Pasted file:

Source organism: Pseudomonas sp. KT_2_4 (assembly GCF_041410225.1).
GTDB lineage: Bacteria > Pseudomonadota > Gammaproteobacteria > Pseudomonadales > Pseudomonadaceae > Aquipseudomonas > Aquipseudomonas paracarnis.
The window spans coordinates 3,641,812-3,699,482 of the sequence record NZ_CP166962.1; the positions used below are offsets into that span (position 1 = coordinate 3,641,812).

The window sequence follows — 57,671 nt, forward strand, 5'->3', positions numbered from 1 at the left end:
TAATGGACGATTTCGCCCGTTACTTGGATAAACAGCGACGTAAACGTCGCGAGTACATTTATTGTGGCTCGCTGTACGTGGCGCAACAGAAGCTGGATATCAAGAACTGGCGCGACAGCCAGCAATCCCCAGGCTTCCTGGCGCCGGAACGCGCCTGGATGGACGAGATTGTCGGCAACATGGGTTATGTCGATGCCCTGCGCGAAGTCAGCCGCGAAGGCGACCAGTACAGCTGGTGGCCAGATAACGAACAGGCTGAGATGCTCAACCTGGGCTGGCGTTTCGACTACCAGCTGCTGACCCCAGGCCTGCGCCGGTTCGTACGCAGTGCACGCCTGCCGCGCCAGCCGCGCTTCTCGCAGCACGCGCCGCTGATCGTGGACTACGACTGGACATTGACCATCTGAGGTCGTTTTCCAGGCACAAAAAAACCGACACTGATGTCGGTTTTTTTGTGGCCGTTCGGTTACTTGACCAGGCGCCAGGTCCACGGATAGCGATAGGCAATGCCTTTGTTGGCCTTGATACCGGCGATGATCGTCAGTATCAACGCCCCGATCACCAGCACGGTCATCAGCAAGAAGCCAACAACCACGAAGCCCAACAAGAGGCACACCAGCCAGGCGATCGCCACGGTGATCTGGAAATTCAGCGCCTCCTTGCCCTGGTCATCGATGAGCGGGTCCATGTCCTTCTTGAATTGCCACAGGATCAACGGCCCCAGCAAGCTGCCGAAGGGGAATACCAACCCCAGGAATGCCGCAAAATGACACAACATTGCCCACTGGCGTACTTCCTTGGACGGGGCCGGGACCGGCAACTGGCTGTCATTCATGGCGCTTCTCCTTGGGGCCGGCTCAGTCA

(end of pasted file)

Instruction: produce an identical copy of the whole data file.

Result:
Source organism: Pseudomonas sp. KT_2_4 (assembly GCF_041410225.1).
GTDB lineage: Bacteria > Pseudomonadota > Gammaproteobacteria > Pseudomonadales > Pseudomonadaceae > Aquipseudomonas > Aquipseudomonas paracarnis.
The window spans coordinates 3,641,812-3,699,482 of the sequence record NZ_CP166962.1; the positions used below are offsets into that span (position 1 = coordinate 3,641,812).

The window sequence follows — 57,671 nt, forward strand, 5'->3', positions numbered from 1 at the left end:
TAATGGACGATTTCGCCCGTTACTTGGATAAACAGCGACGTAAACGTCGCGAGTACATTTATTGTGGCTCGCTGTACGTGGCGCAACAGAAGCTGGATATCAAGAACTGGCGCGACAGCCAGCAATCCCCAGGCTTCCTGGCGCCGGAACGCGCCTGGATGGACGAGATTGTCGGCAACATGGGTTATGTCGATGCCCTGCGCGAAGTCAGCCGCGAAGGCGACCAGTACAGCTGGTGGCCAGATAACGAACAGGCTGAGATGCTCAACCTGGGCTGGCGTTTCGACTACCAGCTGCTGACCCCAGGCCTGCGCCGGTTCGTACGCAGTGCACGCCTGCCGCGCCAGCCGCGCTTCTCGCAGCACGCGCCGCTGATCGTGGACTACGACTGGACATTGACCATCTGAGGTCGTTTTCCAGGCACAAAAAAACCGACACTGATGTCGGTTTTTTTGTGGCCGTTCGGTTACTTGACCAGGCGCCAGGTCCACGGATAGCGATAGGCAATGCCTTTGTTGGCCTTGATACCGGCGATGATCGTCAGTATCAACGCCCCGATCACCAGCACGGTCATCAGCAAGAAGCCAACAACCACGAAGCCCAACAAGAGGCACACCAGCCAGGCGATCGCCACGGTGATCTGGAAATTCAGCGCCTCCTTGCCCTGGTCATCGATGAGCGGGTCCATGTCCTTCTTGAATTGCCACAGGATCAACGGCCCCAGCAAGCTGCCGAAGGGGAATACCAACCCCAGGAATGCCGCAAAATGACACAACATTGCCCACTGGCGTACTTCCTTGGACGGGGCCGGGACCGGCAACTGGCTGTCATTCATGGCGCTTCTCCTTGGGGCCGGCTCAGTCA